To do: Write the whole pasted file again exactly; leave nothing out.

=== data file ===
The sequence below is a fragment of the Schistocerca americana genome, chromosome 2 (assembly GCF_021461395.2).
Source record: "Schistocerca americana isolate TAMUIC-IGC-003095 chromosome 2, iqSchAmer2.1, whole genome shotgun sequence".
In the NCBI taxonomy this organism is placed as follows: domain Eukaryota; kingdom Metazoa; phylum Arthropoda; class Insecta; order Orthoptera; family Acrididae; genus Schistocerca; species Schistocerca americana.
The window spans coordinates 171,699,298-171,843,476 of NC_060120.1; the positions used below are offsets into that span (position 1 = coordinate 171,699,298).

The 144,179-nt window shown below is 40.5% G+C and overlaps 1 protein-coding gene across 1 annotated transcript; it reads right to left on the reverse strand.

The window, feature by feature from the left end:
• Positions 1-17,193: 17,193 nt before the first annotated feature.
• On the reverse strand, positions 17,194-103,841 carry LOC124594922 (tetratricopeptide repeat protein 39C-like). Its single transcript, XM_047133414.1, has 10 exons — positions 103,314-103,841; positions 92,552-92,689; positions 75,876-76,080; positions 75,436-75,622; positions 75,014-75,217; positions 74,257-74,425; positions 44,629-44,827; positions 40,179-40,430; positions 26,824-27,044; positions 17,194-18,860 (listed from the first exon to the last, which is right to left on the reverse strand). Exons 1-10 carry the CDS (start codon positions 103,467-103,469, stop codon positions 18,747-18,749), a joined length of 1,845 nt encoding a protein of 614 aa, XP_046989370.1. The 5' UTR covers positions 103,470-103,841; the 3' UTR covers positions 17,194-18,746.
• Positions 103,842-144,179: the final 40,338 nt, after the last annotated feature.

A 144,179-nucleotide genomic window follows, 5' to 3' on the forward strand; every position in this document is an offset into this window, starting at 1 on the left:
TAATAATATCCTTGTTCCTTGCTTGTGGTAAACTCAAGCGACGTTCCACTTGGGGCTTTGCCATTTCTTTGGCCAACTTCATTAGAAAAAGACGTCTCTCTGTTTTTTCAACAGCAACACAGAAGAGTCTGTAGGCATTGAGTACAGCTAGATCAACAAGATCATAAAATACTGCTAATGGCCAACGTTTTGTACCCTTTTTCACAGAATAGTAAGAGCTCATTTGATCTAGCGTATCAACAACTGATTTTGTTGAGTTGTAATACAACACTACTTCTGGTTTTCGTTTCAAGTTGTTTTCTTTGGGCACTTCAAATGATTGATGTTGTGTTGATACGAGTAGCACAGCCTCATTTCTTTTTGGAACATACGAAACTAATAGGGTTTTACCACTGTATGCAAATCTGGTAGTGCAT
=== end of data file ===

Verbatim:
The sequence below is a fragment of the Schistocerca americana genome, chromosome 2 (assembly GCF_021461395.2).
Source record: "Schistocerca americana isolate TAMUIC-IGC-003095 chromosome 2, iqSchAmer2.1, whole genome shotgun sequence".
In the NCBI taxonomy this organism is placed as follows: domain Eukaryota; kingdom Metazoa; phylum Arthropoda; class Insecta; order Orthoptera; family Acrididae; genus Schistocerca; species Schistocerca americana.
The window spans coordinates 171,699,298-171,843,476 of NC_060120.1; the positions used below are offsets into that span (position 1 = coordinate 171,699,298).

The 144,179-nt window shown below is 40.5% G+C and overlaps 1 protein-coding gene across 1 annotated transcript; it reads right to left on the reverse strand.

The window, feature by feature from the left end:
• Positions 1-17,193: 17,193 nt before the first annotated feature.
• On the reverse strand, positions 17,194-103,841 carry LOC124594922 (tetratricopeptide repeat protein 39C-like). Its single transcript, XM_047133414.1, has 10 exons — positions 103,314-103,841; positions 92,552-92,689; positions 75,876-76,080; positions 75,436-75,622; positions 75,014-75,217; positions 74,257-74,425; positions 44,629-44,827; positions 40,179-40,430; positions 26,824-27,044; positions 17,194-18,860 (listed from the first exon to the last, which is right to left on the reverse strand). Exons 1-10 carry the CDS (start codon positions 103,467-103,469, stop codon positions 18,747-18,749), a joined length of 1,845 nt encoding a protein of 614 aa, XP_046989370.1. The 5' UTR covers positions 103,470-103,841; the 3' UTR covers positions 17,194-18,746.
• Positions 103,842-144,179: the final 40,338 nt, after the last annotated feature.

A 144,179-nucleotide genomic window follows, 5' to 3' on the forward strand; every position in this document is an offset into this window, starting at 1 on the left:
TAATAATATCCTTGTTCCTTGCTTGTGGTAAACTCAAGCGACGTTCCACTTGGGGCTTTGCCATTTCTTTGGCCAACTTCATTAGAAAAAGACGTCTCTCTGTTTTTTCAACAGCAACACAGAAGAGTCTGTAGGCATTGAGTACAGCTAGATCAACAAGATCATAAAATACTGCTAATGGCCAACGTTTTGTACCCTTTTTCACAGAATAGTAAGAGCTCATTTGATCTAGCGTATCAACAACTGATTTTGTTGAGTTGTAATACAACACTACTTCTGGTTTTCGTTTCAAGTTGTTTTCTTTGGGCACTTCAAATGATTGATGTTGTGTTGATACGAGTAGCACAGCCTCATTTCTTTTTGGAACATACGAAACTAATAGGGTTTTACCACTGTATGCAAATCTGGTAGTGCAT